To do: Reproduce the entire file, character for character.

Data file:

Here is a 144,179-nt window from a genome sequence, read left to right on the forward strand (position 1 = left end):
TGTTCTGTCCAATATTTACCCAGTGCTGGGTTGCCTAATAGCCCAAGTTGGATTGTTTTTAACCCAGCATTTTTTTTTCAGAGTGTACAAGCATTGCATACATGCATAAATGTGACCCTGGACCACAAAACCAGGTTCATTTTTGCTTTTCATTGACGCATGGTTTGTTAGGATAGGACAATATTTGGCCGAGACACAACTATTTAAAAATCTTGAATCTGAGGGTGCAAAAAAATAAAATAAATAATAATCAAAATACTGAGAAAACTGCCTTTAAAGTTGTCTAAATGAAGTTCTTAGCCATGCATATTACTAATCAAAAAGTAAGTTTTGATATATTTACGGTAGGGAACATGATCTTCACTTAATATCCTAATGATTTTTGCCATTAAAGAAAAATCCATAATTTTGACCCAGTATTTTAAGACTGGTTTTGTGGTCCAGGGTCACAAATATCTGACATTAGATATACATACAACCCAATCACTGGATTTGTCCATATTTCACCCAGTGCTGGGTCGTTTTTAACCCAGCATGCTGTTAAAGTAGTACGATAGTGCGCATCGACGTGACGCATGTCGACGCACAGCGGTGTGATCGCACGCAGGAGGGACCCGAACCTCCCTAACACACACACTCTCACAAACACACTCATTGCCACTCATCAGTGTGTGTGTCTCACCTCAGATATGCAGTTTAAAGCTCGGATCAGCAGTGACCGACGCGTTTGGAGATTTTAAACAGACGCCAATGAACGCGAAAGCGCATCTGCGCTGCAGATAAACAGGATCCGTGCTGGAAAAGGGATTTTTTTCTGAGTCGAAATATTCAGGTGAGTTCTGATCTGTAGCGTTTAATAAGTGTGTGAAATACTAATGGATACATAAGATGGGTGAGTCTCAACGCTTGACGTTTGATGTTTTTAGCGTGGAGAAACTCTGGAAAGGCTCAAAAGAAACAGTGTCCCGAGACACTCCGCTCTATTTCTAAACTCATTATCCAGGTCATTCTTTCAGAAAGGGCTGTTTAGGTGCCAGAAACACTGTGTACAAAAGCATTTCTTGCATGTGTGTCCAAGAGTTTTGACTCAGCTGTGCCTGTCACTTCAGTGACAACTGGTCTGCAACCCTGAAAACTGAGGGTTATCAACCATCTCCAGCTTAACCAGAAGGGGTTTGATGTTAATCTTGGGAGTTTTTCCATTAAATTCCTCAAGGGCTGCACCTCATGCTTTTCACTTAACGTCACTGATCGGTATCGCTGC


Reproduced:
Here is a 144,179-nt window from a genome sequence, read left to right on the forward strand (position 1 = left end):
TGTTCTGTCCAATATTTACCCAGTGCTGGGTTGCCTAATAGCCCAAGTTGGATTGTTTTTAACCCAGCATTTTTTTTTCAGAGTGTACAAGCATTGCATACATGCATAAATGTGACCCTGGACCACAAAACCAGGTTCATTTTTGCTTTTCATTGACGCATGGTTTGTTAGGATAGGACAATATTTGGCCGAGACACAACTATTTAAAAATCTTGAATCTGAGGGTGCAAAAAAATAAAATAAATAATAATCAAAATACTGAGAAAACTGCCTTTAAAGTTGTCTAAATGAAGTTCTTAGCCATGCATATTACTAATCAAAAAGTAAGTTTTGATATATTTACGGTAGGGAACATGATCTTCACTTAATATCCTAATGATTTTTGCCATTAAAGAAAAATCCATAATTTTGACCCAGTATTTTAAGACTGGTTTTGTGGTCCAGGGTCACAAATATCTGACATTAGATATACATACAACCCAATCACTGGATTTGTCCATATTTCACCCAGTGCTGGGTCGTTTTTAACCCAGCATGCTGTTAAAGTAGTACGATAGTGCGCATCGACGTGACGCATGTCGACGCACAGCGGTGTGATCGCACGCAGGAGGGACCCGAACCTCCCTAACACACACACTCTCACAAACACACTCATTGCCACTCATCAGTGTGTGTGTCTCACCTCAGATATGCAGTTTAAAGCTCGGATCAGCAGTGACCGACGCGTTTGGAGATTTTAAACAGACGCCAATGAACGCGAAAGCGCATCTGCGCTGCAGATAAACAGGATCCGTGCTGGAAAAGGGATTTTTTTCTGAGTCGAAATATTCAGGTGAGTTCTGATCTGTAGCGTTTAATAAGTGTGTGAAATACTAATGGATACATAAGATGGGTGAGTCTCAACGCTTGACGTTTGATGTTTTTAGCGTGGAGAAACTCTGGAAAGGCTCAAAAGAAACAGTGTCCCGAGACACTCCGCTCTATTTCTAAACTCATTATCCAGGTCATTCTTTCAGAAAGGGCTGTTTAGGTGCCAGAAACACTGTGTACAAAAGCATTTCTTGCATGTGTGTCCAAGAGTTTTGACTCAGCTGTGCCTGTCACTTCAGTGACAACTGGTCTGCAACCCTGAAAACTGAGGGTTATCAACCATCTCCAGCTTAACCAGAAGGGGTTTGATGTTAATCTTGGGAGTTTTTCCATTAAATTCCTCAAGGGCTGCACCTCATGCTTTTCACTTAACGTCACTGATCGGTATCGCTGC